With Halloween just around the corner, it’s time to pay homage to my favourite aspect of spooky season: horror movies. While not everyone is a supporter of guts, gore, and slasher flicks, horror movies hold a very special place in my heart. When I was seven years old I had the opportunity to act in an episode of the television show Cold Blood. Much to my delight, I got to spend hours in hair and make-up being covered in fake blood and bruises and was then chased around a house by another actor. Soon after that role I was able to play a small part in the film Son of the Sunshine, which once again involved me being covered in blood. I was also given a stunt dummy, to my extreme delight. After seeing what goes on behind the scenes and understanding that the blood and horrors on screen are all fake, I became obsessed with scary movies. My father, another horror film aficionado, took it upon himself to give me an excellent film education.
One of the first horror movies that I watched was Jaws, although the animated film adaptation of Watership Down was the first film I remember being truly scared of (it involves baby bunnies dying, please do not watch it). I first watched Jaws when I was about eight, while on vacation in Florida. It instantly became my favourite movie, and I forced my parents to watch it with me every night for the rest of our trip. While it is not considered a classic horror movie, the suspenseful score and gory shark attack scenes make it a good beginner horror flick.
After watching Jaws, I began coercing babysitters into allowing me to watch scary movies, such as The Exorcist, Nightmare on Elm Street (which started my obsession with Johnny Depp), and Scream (which started my obsession with Drew Barrymore). Unfortunately, as I grew up, horror movies became something that were restricted, taboo, and sexualized. In television and other media, I saw couples watching scary movies together, with the woman always covering her eyes, cuddling up to her boyfriend for comfort. Those aspects are not what I like about the genre, and I am proud to say that in most cases I am the one comforting my partner while watching scary movies. For those of you who are looking for some fantastic and underappreciated horror films, let me draw your attention to some of my favourites that I think deserve more acclaim.
The first spooky film that I want to discuss is Cabin in the Woods. If you love horror movies and understand the ridiculous character tropes that come with them, you will adore this film. It’s no secret that horror films tend to have a formula; there is always the jock or bad boy character, the pretty but dumb popular girl, the goofy stoner bro, and then the pure and naïve final girl. However, Cabin in The Woods satirizes the formulaic and predictable nature of the classic horror film and provides the audience with a thrilling and hilarious twist. The movie was also produced by Joss Whedon, director of the ultimate horror television series, Buffy the Vampire Slayer. Sit down Bella Swan, Buffy Summers is the original vampire love interest.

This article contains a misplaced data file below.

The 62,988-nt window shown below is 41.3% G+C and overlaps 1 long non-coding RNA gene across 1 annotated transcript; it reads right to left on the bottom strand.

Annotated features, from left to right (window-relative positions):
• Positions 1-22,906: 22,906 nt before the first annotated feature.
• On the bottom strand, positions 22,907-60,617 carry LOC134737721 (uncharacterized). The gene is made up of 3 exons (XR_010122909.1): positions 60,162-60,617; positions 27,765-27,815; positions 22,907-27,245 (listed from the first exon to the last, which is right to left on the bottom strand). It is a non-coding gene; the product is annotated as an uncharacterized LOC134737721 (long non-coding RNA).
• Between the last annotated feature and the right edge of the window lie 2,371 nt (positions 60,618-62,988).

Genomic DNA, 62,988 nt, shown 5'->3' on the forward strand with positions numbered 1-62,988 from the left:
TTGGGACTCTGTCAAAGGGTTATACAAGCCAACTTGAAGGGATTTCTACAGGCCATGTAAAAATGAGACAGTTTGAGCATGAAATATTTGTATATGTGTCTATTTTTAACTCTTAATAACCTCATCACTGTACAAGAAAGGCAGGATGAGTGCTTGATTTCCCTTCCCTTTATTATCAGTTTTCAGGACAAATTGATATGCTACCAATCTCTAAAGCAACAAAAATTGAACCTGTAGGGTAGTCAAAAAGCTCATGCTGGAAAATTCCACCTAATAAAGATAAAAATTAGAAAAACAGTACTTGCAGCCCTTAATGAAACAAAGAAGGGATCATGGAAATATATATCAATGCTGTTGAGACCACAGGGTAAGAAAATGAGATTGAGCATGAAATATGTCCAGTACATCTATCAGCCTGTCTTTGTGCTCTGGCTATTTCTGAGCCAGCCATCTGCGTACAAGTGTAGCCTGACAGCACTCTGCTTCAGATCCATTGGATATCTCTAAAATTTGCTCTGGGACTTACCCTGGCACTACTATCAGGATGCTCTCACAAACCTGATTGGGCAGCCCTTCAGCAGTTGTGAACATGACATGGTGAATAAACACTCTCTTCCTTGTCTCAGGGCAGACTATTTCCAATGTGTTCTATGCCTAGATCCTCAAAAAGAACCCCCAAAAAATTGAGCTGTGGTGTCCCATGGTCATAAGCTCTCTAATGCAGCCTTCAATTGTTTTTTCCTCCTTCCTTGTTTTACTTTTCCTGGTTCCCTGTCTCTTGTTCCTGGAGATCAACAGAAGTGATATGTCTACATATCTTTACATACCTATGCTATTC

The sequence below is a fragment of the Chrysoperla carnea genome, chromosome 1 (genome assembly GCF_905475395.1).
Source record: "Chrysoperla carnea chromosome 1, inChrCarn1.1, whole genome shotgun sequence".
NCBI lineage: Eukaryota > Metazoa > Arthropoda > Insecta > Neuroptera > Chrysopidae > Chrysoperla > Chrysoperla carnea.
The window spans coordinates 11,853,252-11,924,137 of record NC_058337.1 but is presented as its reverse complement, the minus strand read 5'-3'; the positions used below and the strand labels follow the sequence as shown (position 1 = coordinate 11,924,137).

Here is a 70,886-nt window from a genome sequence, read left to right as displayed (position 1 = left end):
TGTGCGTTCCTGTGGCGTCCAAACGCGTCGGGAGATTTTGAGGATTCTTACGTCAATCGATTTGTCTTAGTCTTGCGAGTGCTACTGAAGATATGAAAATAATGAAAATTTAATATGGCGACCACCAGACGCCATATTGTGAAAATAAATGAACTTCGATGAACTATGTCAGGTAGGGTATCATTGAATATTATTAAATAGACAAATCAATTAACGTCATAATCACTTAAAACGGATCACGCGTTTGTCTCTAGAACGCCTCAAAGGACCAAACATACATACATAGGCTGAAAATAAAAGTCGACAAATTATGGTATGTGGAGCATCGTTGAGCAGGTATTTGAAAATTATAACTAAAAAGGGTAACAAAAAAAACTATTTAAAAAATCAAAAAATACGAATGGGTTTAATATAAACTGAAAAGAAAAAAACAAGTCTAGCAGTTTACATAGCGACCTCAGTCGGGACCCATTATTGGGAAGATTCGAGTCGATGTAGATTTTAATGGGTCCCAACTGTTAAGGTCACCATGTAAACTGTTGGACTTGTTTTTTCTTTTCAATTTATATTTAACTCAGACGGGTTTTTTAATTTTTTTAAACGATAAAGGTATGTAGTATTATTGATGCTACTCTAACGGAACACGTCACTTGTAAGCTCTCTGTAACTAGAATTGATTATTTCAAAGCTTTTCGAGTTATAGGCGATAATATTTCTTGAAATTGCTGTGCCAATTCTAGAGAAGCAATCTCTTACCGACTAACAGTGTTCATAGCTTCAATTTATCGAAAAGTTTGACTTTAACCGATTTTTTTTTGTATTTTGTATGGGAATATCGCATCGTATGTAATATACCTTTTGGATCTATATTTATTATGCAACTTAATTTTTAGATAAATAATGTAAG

Another film which I believe deserves more appreciation is Raw, a French film surrounding love, sex, vegetarianism, and sisterhood. While Raw is probably one of the goriest films I have ever had the pleasure of watching (when it was screened at TIFF people left the theatre during the film), it is also one of the smartest and sexiest. If you don’t have a problem with blood, cannibalism, or subtitles, I highly recommend giving it a watch. Additionally, if you enjoy horror movies but want something with a little bit more plot, I suggest checking out foreign horror movies, as I’ve found many of the concepts to be more interesting and original than the average North American slasher film.
The 1980s were a very important decade for the horror genre, and so I must draw attention to my favourite film from that time: Sleepaway Camp. This film has everything you could possibly want from a horror movie: hunky men in extremely short jean shorts, a never-ending baseball scene that rivals the one from Twilight, and a twist that haunts me to this day. I am usually decent at predicting movie twists, but this one caught me off guard and I catch myself thinking about it all the time. This film may seem harmless, campy, and stereotypical, but it is much smarter than it seems.
Finally, my favourite Fall themed/spooky season movie is Coraline. It has to be Coraline. Every pumpkin spice girl and her best friend are obsessed with this movie, but this is for very good reason. No other film makes me feel as safe and comforted as Coraline, which might be weird to some, as it is quite spooky, but the vibes are immaculate. As an only child of two professors, I find Coraline to be an eerily relatable character, so part of my love for this film partially comes from childhood nostalgia. While some people find this movie scarier than others, I do think it’s fairly accessible to most, even if you don’t love spooky.
I hope that you are all enjoying October, as it is by far my favourite month. Grab a pumpkin spiced latté, treat yourself to those little Pillsbury Halloween cookies, and curl up in front of a spooky movie marathon. Happy Halloween!
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